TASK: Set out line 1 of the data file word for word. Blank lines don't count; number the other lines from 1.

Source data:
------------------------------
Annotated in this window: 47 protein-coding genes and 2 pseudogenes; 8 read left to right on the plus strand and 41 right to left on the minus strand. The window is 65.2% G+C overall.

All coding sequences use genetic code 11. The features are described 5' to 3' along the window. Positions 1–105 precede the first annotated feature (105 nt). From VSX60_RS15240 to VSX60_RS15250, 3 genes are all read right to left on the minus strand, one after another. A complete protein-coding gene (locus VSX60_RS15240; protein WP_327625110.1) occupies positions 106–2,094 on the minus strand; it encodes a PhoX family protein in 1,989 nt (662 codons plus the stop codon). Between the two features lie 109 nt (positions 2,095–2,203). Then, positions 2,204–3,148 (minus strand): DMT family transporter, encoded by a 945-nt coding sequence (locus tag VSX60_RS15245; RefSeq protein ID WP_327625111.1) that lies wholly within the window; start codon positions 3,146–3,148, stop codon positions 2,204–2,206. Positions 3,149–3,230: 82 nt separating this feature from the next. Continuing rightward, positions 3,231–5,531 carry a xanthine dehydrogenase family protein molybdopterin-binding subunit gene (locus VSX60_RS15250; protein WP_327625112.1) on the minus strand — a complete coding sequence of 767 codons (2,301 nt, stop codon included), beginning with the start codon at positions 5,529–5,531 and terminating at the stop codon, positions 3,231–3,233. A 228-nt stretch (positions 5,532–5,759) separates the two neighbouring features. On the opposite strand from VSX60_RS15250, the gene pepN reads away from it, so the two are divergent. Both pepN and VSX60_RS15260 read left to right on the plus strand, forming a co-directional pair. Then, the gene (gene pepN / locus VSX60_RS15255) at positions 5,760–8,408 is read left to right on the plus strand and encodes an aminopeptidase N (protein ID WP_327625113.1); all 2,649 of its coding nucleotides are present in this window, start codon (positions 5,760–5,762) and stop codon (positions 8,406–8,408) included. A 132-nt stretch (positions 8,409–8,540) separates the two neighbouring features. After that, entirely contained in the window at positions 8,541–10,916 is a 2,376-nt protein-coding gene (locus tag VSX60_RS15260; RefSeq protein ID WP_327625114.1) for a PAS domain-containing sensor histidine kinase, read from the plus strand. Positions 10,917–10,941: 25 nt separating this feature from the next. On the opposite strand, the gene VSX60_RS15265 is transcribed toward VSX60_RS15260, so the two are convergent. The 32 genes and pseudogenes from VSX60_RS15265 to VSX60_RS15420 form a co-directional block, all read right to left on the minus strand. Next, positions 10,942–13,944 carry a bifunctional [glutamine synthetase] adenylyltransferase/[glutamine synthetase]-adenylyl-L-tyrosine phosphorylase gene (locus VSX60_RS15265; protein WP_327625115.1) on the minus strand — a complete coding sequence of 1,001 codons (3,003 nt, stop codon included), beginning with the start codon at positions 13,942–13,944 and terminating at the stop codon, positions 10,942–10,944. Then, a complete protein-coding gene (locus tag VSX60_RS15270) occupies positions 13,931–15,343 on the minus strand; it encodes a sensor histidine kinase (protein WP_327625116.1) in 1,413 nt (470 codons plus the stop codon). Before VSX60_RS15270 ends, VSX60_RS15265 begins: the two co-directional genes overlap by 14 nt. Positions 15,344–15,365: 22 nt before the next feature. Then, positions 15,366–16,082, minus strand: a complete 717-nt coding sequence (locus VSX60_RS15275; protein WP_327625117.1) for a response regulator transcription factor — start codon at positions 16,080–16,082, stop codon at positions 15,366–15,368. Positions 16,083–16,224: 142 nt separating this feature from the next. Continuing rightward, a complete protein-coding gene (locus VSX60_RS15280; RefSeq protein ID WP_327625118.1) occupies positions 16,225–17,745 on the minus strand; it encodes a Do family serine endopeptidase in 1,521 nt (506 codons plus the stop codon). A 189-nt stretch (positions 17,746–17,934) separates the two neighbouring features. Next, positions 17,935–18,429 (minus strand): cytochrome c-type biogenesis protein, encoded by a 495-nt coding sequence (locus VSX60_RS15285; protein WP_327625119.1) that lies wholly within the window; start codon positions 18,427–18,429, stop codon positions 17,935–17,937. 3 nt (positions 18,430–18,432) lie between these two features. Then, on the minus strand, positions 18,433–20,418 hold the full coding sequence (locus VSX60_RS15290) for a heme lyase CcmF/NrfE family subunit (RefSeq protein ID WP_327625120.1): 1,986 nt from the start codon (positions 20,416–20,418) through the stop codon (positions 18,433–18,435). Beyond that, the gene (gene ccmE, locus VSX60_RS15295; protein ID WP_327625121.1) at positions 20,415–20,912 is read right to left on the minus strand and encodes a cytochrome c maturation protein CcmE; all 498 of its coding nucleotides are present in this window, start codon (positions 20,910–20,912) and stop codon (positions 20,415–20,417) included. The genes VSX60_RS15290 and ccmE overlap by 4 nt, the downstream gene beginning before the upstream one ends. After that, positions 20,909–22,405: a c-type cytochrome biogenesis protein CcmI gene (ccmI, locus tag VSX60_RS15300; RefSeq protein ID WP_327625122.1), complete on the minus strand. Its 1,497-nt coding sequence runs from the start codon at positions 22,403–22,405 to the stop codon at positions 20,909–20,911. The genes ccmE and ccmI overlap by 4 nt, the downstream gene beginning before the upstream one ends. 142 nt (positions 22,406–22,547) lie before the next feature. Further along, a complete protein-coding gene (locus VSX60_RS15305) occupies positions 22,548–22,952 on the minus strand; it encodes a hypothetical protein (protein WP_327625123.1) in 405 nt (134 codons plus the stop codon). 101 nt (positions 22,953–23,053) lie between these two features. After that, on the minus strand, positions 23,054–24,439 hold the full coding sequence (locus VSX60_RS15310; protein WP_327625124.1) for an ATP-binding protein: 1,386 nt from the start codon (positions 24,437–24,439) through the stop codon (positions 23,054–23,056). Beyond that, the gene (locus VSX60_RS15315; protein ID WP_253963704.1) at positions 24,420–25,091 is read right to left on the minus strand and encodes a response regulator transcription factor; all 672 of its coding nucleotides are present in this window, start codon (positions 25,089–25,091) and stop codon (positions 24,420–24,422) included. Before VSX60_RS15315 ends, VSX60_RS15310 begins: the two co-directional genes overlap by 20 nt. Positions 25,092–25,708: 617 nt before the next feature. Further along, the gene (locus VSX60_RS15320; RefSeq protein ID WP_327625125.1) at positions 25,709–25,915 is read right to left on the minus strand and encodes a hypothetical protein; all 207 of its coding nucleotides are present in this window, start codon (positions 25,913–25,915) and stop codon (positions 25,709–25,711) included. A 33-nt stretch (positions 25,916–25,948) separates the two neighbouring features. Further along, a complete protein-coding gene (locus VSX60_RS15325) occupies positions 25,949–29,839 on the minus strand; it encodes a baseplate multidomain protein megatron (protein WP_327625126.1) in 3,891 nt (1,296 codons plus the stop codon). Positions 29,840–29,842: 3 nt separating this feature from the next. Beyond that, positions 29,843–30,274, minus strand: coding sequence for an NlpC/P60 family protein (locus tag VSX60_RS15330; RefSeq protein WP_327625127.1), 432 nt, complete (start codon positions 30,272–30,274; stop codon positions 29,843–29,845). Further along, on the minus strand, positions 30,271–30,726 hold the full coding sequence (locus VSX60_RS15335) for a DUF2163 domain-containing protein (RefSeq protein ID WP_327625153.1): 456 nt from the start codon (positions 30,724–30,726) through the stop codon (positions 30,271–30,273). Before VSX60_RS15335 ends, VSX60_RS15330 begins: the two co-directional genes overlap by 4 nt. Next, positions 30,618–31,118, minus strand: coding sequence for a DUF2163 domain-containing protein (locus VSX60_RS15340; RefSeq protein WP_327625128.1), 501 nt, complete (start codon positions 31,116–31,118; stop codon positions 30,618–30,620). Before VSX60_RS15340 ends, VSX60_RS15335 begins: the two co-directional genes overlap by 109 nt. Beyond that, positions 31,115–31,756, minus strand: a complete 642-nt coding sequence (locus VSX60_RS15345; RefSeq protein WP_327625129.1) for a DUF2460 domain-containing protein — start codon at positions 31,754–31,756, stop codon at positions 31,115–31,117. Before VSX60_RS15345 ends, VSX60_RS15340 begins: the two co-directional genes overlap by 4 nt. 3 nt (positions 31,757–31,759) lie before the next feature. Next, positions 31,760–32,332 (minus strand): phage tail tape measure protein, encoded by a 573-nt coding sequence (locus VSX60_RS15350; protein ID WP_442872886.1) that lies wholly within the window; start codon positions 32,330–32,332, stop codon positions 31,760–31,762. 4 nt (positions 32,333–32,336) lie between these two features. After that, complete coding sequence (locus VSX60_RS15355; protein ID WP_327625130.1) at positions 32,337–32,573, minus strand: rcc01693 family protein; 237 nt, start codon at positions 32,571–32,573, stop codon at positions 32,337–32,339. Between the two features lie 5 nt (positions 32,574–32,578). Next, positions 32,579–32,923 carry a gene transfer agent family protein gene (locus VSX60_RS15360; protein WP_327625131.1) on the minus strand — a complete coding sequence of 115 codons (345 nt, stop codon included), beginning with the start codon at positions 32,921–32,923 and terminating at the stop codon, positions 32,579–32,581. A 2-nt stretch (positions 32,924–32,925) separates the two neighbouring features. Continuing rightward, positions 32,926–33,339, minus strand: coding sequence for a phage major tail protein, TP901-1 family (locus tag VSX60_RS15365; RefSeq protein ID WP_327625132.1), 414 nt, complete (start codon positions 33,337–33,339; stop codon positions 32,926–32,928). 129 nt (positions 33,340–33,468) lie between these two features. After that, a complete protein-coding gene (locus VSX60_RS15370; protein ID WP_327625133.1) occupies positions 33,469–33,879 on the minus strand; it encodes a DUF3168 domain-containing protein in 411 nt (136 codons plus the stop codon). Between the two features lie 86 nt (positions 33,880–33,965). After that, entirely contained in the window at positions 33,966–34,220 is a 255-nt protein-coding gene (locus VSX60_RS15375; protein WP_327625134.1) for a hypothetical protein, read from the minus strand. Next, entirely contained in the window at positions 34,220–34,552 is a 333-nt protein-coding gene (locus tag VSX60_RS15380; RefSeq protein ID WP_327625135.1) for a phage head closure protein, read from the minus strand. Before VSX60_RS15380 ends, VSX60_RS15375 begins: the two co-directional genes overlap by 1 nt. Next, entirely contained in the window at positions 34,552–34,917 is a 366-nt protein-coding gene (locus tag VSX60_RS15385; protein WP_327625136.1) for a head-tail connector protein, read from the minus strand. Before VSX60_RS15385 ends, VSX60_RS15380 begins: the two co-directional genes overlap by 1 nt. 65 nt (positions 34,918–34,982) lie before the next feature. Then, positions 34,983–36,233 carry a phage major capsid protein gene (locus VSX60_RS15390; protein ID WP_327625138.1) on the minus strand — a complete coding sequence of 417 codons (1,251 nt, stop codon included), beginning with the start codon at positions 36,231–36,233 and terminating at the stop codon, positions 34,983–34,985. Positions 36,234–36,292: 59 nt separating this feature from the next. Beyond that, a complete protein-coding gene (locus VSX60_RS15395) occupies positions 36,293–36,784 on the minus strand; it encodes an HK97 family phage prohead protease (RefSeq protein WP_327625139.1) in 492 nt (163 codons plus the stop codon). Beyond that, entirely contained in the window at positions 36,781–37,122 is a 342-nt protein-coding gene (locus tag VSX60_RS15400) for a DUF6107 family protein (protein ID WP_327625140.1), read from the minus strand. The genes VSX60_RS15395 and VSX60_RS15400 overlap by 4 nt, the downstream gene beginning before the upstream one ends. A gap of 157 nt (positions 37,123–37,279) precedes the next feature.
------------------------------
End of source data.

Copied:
Annotated in this window: 47 protein-coding genes and 2 pseudogenes; 8 read left to right on the plus strand and 41 right to left on the minus strand. The window is 65.2% G+C overall.